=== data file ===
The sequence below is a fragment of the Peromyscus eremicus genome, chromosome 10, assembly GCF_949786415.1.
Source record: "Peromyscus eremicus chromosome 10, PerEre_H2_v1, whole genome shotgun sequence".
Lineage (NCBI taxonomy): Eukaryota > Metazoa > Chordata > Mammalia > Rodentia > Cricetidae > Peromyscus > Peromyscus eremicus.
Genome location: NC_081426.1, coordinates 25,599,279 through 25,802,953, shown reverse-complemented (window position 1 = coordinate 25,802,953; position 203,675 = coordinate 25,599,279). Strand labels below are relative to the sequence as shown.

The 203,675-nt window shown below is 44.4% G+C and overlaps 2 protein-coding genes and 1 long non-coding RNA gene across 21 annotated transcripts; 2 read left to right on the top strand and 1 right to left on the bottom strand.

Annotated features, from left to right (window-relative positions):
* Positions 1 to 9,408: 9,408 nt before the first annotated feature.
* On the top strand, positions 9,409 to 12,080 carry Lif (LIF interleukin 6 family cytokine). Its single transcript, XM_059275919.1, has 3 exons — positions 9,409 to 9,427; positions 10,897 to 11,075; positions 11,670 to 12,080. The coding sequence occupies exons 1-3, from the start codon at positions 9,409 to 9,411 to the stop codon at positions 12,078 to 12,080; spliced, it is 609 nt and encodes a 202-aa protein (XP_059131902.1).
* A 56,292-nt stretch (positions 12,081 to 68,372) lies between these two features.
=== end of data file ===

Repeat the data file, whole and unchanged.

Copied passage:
The sequence below is a fragment of the Peromyscus eremicus genome, chromosome 10, assembly GCF_949786415.1.
Source record: "Peromyscus eremicus chromosome 10, PerEre_H2_v1, whole genome shotgun sequence".
Lineage (NCBI taxonomy): Eukaryota > Metazoa > Chordata > Mammalia > Rodentia > Cricetidae > Peromyscus > Peromyscus eremicus.
Genome location: NC_081426.1, coordinates 25,599,279 through 25,802,953, shown reverse-complemented (window position 1 = coordinate 25,802,953; position 203,675 = coordinate 25,599,279). Strand labels below are relative to the sequence as shown.

The 203,675-nt window shown below is 44.4% G+C and overlaps 2 protein-coding genes and 1 long non-coding RNA gene across 21 annotated transcripts; 2 read left to right on the top strand and 1 right to left on the bottom strand.

Annotated features, from left to right (window-relative positions):
* Positions 1 to 9,408: 9,408 nt before the first annotated feature.
* On the top strand, positions 9,409 to 12,080 carry Lif (LIF interleukin 6 family cytokine). Its single transcript, XM_059275919.1, has 3 exons — positions 9,409 to 9,427; positions 10,897 to 11,075; positions 11,670 to 12,080. The coding sequence occupies exons 1-3, from the start codon at positions 9,409 to 9,411 to the stop codon at positions 12,078 to 12,080; spliced, it is 609 nt and encodes a 202-aa protein (XP_059131902.1).
* A 56,292-nt stretch (positions 12,081 to 68,372) lies between these two features.